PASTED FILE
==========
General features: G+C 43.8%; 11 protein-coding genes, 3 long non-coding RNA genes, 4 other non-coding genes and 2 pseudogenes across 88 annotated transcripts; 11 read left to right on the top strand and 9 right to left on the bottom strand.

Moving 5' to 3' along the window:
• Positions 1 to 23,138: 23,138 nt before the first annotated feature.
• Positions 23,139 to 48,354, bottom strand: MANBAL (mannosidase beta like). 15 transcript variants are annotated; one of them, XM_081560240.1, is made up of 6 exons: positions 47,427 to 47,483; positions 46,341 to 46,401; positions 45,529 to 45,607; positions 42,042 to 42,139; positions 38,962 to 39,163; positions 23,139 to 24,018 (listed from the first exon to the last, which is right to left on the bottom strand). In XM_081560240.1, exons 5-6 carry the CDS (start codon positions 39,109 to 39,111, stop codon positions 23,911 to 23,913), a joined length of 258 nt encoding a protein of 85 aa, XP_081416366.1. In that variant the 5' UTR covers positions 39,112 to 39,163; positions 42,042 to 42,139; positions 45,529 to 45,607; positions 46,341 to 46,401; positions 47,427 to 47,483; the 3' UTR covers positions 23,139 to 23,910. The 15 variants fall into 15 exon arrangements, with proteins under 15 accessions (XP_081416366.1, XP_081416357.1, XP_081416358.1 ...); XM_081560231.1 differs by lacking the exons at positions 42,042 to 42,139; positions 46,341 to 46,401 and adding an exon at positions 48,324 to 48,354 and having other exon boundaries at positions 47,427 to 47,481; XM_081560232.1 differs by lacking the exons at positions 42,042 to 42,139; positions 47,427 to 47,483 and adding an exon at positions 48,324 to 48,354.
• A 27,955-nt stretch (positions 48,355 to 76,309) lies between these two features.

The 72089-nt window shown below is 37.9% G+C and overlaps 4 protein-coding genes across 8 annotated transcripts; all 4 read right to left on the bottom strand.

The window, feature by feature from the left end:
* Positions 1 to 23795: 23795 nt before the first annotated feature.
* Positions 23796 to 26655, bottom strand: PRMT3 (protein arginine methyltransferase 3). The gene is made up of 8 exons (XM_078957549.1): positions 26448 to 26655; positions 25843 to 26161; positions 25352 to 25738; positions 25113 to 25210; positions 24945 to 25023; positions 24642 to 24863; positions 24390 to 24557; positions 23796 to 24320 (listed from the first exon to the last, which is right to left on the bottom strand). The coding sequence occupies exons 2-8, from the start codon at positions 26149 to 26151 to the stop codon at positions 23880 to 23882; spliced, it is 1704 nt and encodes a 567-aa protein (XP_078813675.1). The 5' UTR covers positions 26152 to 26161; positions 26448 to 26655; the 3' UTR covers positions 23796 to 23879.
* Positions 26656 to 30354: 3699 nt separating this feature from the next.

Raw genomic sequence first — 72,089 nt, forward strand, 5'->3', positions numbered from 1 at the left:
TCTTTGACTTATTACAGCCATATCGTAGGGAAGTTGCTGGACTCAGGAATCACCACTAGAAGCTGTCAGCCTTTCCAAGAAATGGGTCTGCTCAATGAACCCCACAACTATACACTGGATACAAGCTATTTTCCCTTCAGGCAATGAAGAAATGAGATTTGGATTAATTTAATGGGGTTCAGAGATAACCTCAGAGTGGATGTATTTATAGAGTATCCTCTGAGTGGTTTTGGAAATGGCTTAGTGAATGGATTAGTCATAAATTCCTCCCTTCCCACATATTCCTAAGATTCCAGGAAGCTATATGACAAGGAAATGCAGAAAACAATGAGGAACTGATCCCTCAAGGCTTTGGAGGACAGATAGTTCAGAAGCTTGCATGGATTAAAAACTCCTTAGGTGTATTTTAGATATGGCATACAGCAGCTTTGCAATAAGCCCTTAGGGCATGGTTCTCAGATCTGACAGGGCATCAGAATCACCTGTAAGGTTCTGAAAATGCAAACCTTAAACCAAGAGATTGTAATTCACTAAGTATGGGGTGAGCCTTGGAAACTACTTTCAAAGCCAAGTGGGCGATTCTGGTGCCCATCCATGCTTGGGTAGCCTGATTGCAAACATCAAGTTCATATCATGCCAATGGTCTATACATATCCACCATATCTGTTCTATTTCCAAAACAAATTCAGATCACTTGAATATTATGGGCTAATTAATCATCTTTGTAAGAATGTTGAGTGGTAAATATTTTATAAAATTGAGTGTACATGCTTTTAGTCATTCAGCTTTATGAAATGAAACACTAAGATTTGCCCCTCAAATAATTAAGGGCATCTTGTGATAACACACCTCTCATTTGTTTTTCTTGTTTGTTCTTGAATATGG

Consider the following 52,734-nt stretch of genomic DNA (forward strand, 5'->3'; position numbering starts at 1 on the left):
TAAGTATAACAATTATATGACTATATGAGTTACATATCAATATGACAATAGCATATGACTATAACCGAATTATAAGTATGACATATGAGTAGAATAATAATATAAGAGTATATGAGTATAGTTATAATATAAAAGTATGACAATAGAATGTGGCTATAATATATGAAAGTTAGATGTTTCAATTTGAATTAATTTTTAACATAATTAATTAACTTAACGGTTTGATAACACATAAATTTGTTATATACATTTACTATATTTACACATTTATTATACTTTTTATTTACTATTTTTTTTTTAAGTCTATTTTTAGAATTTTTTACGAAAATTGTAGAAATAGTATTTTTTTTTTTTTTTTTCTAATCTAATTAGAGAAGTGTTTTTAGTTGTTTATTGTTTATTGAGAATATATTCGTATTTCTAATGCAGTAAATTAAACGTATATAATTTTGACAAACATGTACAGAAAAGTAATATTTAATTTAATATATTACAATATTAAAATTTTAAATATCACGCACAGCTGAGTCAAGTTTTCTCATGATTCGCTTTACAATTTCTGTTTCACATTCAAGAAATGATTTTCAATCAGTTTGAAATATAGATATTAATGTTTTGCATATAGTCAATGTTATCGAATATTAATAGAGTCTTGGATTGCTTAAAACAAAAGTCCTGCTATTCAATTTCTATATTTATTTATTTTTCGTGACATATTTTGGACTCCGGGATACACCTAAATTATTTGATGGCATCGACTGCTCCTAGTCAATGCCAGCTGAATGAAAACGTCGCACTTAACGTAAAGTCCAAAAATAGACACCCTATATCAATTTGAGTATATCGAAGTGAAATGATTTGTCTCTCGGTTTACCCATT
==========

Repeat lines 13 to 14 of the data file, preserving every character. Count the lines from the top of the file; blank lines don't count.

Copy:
Consider the following 52,734-nt stretch of genomic DNA (forward strand, 5'->3'; position numbering starts at 1 on the left):
TAAGTATAACAATTATATGACTATATGAGTTACATATCAATATGACAATAGCATATGACTATAACCGAATTATAAGTATGACATATGAGTAGAATAATAATATAAGAGTATATGAGTATAGTTATAATATAAAAGTATGACAATAGAATGTGGCTATAATATATGAAAGTTAGATGTTTCAATTTGAATTAATTTTTAACATAATTAATTAACTTAACGGTTTGATAACACATAAATTTGTTATATACATTTACTATATTTACACATTTATTATACTTTTTATTTACTATTTTTTTTTTAAGTCTATTTTTAGAATTTTTTACGAAAATTGTAGAAATAGTATTTTTTTTTTTTTTTTTCTAATCTAATTAGAGAAGTGTTTTTAGTTGTTTATTGTTTATTGAGAATATATTCGTATTTCTAATGCAGTAAATTAAACGTATATAATTTTGACAAACATGTACAGAAAAGTAATATTTAATTTAATATATTACAATATTAAAATTTTAAATATCACGCACAGCTGAGTCAAGTTTTCTCATGATTCGCTTTACAATTTCTGTTTCACATTCAAGAAATGATTTTCAATCAGTTTGAAATATAGATATTAATGTTTTGCATATAGTCAATGTTATCGAATATTAATAGAGTCTTGGATTGCTTAAAACAAAAGTCCTGCTATTCAATTTCTATATTTATTTATTTTTCGTGACATATTTTGGACTCCGGGATACACCTAAATTATTTGATGGCATCGACTGCTCCTAGTCAATGCCAGCTGAATGAAAACGTCGCACTTAACGTAAAGTCCAAAAATAGACACCCTATATCAATTTGAGTATATCGAAGTGAAATGATTTGTCTCTCGGTTTACCCATT